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Chinese Security Efforts Questioned Two Years After Xinjiang Riots

Uighur protesters march through the street in Urumqi, western China's Xinjiang province (2009 File)

Uighur protesters march through the street in Urumqi, western China's Xinjiang province (2009 File)

Chinese state media are questioning whether security forces have gone too far in cracking down on dissidents in western Xinjiang province two years after deadly riots that killed nearly 200 people.

In an article marking the anniversary of the riots Tuesday, the Communist Party-controlled Global Times newspaper quotes a law professor saying the region is "over-emphasizing stability preservation" and could be fueling increased tensions.

The article says life has largely returned to normal in Urumqi, the provincial capital. But it notes authorities have doubled the region's security budget and installed about 40,000 security cameras.

London-based Amnesty International, meanwhile, is marking the anniversary with a report charging that China is still silencing critics who point out government excesses during and after the riots. It notes that managers of ethnic Uighur websites have been jailed for talking to foreign media as Uighurs have become a minority in their own homeland.

The rights group says hundreds of people were prosecuted after the riots, which began with a protest in Urumqi on July 5, 2009, sparked by the death of a Uighur factory worker in southern China. About two dozen have been sentenced to death or executed and others were given long jail terms.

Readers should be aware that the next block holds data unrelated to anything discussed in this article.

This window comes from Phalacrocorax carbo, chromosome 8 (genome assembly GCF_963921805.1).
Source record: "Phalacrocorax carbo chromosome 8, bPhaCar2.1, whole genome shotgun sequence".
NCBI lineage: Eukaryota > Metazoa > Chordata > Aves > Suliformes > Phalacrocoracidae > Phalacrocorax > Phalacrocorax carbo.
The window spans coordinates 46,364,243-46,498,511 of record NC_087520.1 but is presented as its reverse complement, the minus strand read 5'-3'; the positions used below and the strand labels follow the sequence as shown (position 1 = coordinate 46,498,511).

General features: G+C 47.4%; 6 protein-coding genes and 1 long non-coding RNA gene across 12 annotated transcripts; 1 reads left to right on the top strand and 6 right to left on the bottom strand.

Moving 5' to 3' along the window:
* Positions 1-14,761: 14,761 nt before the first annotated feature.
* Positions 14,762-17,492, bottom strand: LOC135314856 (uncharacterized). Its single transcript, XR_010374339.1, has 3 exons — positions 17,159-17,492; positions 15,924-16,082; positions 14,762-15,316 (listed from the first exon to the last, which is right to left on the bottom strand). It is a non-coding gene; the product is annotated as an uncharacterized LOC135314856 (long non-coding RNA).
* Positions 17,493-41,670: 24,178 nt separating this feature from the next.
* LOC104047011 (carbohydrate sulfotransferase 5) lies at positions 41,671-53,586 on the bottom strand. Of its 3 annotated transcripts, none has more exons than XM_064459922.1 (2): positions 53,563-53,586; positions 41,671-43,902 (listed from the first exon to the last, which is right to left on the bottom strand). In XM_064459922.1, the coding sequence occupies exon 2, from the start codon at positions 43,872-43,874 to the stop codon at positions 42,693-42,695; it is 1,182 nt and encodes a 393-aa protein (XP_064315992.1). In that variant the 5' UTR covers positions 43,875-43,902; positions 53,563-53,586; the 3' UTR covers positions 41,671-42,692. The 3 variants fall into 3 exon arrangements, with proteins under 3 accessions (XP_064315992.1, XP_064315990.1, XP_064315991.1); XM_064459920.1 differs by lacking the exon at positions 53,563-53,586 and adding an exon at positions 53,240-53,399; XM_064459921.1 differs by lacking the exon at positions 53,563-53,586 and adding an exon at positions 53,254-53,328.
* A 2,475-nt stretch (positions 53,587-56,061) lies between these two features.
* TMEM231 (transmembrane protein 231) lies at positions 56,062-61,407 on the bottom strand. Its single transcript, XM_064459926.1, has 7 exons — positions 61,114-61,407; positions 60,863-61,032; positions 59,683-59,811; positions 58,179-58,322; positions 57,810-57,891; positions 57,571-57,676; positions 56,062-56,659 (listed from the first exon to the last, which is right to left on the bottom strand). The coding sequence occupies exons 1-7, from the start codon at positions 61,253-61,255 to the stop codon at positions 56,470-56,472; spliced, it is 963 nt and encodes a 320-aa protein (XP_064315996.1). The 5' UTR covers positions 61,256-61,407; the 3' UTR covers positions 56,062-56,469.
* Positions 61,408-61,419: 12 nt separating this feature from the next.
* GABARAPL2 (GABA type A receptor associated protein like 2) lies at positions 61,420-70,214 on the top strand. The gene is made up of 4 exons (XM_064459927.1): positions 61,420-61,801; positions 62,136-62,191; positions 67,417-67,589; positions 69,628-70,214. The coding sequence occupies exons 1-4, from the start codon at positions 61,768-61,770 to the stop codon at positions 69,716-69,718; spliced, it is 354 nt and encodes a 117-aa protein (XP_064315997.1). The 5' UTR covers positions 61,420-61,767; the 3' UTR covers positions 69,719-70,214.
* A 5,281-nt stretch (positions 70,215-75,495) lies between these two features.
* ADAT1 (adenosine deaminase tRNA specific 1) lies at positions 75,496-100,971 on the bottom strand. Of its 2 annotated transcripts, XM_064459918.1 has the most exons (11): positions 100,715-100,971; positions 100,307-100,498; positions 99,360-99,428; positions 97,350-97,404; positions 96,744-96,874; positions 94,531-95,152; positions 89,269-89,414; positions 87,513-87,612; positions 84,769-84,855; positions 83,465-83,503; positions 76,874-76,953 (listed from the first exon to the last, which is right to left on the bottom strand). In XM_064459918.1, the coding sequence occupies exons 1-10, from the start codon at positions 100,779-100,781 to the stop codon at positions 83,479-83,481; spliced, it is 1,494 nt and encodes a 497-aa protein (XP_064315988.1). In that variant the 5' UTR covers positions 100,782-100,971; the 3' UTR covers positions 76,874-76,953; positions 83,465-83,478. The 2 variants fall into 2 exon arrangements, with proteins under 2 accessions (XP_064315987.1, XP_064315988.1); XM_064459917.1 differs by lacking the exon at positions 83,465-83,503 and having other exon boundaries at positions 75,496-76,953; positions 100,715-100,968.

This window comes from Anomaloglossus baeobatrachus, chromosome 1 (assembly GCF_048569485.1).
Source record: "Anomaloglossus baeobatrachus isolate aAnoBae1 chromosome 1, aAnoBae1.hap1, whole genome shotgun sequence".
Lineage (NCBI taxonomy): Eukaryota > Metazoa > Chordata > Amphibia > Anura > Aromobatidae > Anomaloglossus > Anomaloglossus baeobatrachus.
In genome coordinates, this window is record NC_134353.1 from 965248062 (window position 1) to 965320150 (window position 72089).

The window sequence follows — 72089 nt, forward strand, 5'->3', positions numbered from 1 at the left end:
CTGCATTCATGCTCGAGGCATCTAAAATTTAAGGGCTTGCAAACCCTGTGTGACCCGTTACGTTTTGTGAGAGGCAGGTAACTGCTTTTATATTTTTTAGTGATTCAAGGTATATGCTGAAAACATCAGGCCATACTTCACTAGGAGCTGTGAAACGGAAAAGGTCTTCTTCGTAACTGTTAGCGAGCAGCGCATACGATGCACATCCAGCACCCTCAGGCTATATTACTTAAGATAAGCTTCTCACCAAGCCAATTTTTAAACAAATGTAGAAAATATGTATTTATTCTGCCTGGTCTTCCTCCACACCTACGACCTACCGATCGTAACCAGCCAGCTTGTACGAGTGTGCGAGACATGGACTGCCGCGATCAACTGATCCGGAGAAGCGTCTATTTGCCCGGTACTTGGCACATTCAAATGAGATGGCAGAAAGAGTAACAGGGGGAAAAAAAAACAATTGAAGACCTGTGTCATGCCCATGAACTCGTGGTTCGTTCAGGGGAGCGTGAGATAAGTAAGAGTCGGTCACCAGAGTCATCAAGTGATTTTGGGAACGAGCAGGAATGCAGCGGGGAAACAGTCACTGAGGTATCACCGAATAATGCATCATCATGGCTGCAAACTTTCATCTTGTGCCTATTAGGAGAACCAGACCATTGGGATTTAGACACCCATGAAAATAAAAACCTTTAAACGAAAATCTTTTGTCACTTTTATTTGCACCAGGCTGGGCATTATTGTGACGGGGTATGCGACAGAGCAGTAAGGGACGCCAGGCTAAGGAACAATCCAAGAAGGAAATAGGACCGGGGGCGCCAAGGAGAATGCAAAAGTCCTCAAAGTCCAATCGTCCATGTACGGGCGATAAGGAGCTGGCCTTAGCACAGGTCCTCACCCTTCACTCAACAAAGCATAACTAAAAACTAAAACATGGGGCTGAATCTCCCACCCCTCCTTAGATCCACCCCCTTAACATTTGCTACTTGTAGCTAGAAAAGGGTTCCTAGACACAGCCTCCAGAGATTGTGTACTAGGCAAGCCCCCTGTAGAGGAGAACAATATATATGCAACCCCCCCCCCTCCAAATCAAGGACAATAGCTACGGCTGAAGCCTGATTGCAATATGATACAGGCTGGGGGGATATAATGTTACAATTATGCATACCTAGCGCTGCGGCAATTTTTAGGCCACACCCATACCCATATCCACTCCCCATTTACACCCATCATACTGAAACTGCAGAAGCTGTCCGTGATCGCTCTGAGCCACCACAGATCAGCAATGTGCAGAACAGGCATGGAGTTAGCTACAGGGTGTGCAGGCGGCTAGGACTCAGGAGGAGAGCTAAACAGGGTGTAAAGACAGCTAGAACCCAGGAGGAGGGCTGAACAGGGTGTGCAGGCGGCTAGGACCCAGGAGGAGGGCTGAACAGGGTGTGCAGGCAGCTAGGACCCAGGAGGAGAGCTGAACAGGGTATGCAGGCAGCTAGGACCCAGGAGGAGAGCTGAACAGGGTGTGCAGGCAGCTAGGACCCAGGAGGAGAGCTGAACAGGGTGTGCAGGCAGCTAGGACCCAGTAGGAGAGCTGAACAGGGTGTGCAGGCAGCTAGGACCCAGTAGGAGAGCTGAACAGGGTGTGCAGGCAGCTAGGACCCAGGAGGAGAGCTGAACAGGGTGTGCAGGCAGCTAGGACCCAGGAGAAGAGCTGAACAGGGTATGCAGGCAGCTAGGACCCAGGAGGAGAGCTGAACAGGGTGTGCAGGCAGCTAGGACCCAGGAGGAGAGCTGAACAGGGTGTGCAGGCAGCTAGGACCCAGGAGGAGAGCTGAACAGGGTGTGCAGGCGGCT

Amnesty says China is still "muzzling people who speak out" about the riots, noting the forcible return to China of an asylum seeker in Kazakhstan who had described the torture and death in custody of a young Uighur man after the protests.

Amnesty said the Beijing government must "listen to the grievances of the Uighur community and address their demands to have their rights respected and their culture protected."

The Global Times quotes Peking University professor He Weifang saying it is "understandable" that authorities place a high value on stability in a "complex" place like Xinjiang. But he says, if the government goes too far "it might misread some message and overact. In this case, it might fuel tension between Han and Uighur people."